Problems with the amplification of a specific
DNA fragment using the PCR* are an everyday occurrence in the lab. For example,
unspecific secondary bands may form after the PCR reaction, which hinder,
or even prevent, further analyses (cycle sequencing, mutation detection,
etc.) or an unequivocal assessment of the PCR result. In such cases, PCR
conditions must be optimized. This is normally achieved by titrating the
magnesium-, template-, primer-, dNTP- and Taq polymerase concentration,
, adding detergents, reducing the PCR cycles or by gradually
increasing the annealing temperature.
Fig. 1: Experimental determinati on of optimal
annealing temperature: The calculated primer annealing temperature was 56.5C,
the actual annealing temperature is 63.5C. The ribosomal spacer region
of mycoplasms from H9 cell cultures was amplified. Using the gradient function
of the universal block, a gradient of 53 to 67C was set. The following
test parameters were selected: denaturation 10 s, annealing 15 s, elongation
20 s, amount of Taq-polymerase 0.75 units; duration of entire experiment:
Fig. 2: Amplification shown in fig. 1 performed
under optimized temperature conditions. In this experiment, the universal
block was set to a uniform temperature in the annealing phase. The outstanding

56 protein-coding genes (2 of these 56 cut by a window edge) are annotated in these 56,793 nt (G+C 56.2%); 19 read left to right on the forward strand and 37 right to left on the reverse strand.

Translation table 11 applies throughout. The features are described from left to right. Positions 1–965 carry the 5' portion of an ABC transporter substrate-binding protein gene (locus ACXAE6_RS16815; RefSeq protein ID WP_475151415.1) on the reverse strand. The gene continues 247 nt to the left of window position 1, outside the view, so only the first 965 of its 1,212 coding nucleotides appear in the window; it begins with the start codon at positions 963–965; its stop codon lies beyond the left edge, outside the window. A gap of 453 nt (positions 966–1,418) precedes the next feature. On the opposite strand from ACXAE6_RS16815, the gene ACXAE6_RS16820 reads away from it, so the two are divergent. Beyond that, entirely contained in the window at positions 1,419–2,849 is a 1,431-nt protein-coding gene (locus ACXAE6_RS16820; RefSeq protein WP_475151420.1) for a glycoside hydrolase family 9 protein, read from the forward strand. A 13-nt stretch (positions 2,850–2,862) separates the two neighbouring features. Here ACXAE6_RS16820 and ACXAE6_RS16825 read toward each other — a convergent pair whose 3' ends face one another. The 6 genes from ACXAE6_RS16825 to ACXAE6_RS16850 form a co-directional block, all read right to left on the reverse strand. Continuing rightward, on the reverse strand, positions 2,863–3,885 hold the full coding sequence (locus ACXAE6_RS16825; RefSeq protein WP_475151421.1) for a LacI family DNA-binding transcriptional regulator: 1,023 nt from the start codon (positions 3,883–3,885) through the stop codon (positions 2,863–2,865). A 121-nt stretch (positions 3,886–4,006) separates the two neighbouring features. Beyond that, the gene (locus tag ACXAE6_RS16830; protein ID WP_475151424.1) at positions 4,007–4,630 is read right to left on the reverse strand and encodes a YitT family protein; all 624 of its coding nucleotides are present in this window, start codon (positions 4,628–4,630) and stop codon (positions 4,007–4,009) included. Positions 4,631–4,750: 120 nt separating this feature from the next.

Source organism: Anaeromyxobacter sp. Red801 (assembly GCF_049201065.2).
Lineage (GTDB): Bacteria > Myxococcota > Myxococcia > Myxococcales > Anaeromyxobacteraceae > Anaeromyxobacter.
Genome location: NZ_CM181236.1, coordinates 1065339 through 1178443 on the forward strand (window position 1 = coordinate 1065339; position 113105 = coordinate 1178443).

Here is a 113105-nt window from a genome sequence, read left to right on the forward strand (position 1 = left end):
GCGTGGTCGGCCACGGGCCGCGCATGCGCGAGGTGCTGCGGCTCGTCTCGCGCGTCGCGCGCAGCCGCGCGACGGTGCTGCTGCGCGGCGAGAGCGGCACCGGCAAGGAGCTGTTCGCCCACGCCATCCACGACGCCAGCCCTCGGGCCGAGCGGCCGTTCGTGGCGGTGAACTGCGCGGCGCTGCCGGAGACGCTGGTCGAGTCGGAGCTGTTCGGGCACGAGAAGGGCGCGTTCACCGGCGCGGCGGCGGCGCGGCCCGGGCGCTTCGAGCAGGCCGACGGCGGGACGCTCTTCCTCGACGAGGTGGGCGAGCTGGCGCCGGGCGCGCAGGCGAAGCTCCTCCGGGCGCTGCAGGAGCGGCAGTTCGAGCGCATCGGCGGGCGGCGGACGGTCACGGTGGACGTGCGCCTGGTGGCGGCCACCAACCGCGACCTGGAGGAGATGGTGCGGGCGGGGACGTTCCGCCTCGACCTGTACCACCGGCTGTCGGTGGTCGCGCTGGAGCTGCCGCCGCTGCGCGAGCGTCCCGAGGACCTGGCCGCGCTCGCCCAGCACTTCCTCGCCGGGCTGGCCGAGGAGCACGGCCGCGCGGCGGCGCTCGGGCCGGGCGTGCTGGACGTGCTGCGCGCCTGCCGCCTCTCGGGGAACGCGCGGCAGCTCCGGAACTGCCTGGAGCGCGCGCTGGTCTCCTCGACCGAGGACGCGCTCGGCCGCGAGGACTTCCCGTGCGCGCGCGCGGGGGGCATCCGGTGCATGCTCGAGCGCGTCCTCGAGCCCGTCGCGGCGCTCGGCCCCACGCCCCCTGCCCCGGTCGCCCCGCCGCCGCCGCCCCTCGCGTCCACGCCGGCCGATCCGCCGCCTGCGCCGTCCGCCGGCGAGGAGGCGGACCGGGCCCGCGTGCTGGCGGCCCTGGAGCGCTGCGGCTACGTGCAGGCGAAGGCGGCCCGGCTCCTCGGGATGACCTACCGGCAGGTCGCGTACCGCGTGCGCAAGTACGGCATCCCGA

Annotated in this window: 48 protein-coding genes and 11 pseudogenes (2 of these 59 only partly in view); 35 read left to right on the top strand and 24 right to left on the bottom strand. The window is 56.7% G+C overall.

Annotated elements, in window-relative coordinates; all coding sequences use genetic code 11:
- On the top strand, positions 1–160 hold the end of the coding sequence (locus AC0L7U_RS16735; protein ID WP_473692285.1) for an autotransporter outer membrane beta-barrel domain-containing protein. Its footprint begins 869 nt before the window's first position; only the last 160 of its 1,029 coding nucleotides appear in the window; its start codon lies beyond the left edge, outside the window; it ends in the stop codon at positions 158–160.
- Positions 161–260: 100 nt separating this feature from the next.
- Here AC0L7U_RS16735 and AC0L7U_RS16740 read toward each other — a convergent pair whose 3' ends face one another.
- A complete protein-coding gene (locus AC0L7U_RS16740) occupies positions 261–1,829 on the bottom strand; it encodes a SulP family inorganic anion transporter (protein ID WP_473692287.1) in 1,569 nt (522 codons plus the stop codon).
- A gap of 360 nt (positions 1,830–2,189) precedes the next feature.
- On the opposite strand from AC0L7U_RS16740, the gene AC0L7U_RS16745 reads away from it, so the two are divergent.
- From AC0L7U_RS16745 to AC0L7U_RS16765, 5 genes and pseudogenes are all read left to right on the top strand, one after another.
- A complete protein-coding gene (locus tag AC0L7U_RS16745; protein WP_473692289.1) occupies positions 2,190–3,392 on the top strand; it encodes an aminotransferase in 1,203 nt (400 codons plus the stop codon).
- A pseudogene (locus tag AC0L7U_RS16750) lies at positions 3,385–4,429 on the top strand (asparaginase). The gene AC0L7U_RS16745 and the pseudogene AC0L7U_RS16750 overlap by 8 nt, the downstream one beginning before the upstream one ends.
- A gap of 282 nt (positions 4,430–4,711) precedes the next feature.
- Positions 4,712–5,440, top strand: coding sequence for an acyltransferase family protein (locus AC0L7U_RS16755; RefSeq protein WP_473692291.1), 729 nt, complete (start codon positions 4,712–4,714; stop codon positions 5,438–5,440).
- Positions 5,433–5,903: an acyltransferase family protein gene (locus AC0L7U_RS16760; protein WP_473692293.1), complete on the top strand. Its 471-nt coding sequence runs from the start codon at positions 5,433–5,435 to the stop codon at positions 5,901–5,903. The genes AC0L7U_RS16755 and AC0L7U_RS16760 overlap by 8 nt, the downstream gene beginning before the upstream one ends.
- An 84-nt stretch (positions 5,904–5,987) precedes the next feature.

temperature homogeneity of the block ensures reproducible PCR results.
The selection of the annealing temperature is
possibly the most critical component for optimizing the spec
ificity of a
PCR reaction. In most cases, this temperature must be empirically tested.
The PCR is normally started at 5C below the calculated temperature
of the primer melting point (Tm). However, the possible formation of unspecific
secondary bands shows that the optimum temperature is often much higher
than the calculated temperature (>12C).
Further PCR reactions with gradually increasing temperatures are required
until the most stringent conditions have been found. When a standard PCR
cycler is used, this method is the most time-intensive optimization strategy.
The Mastercycler gradient now enables rapid testing of the optimum
temperature conditions on one block and in one experiment. During the
PCR, a temperature gradient, which can be programmed between 1C and
20C, is built up across the thermoblock. This allows the most stringent
parameters for every primer set to be calculated with the aid of only
one single PCR reaction.
If the gradient function is not used, the block offers precise homogeneity,
thus ensuring first-class reproducible results.
for Gradient PCR Program
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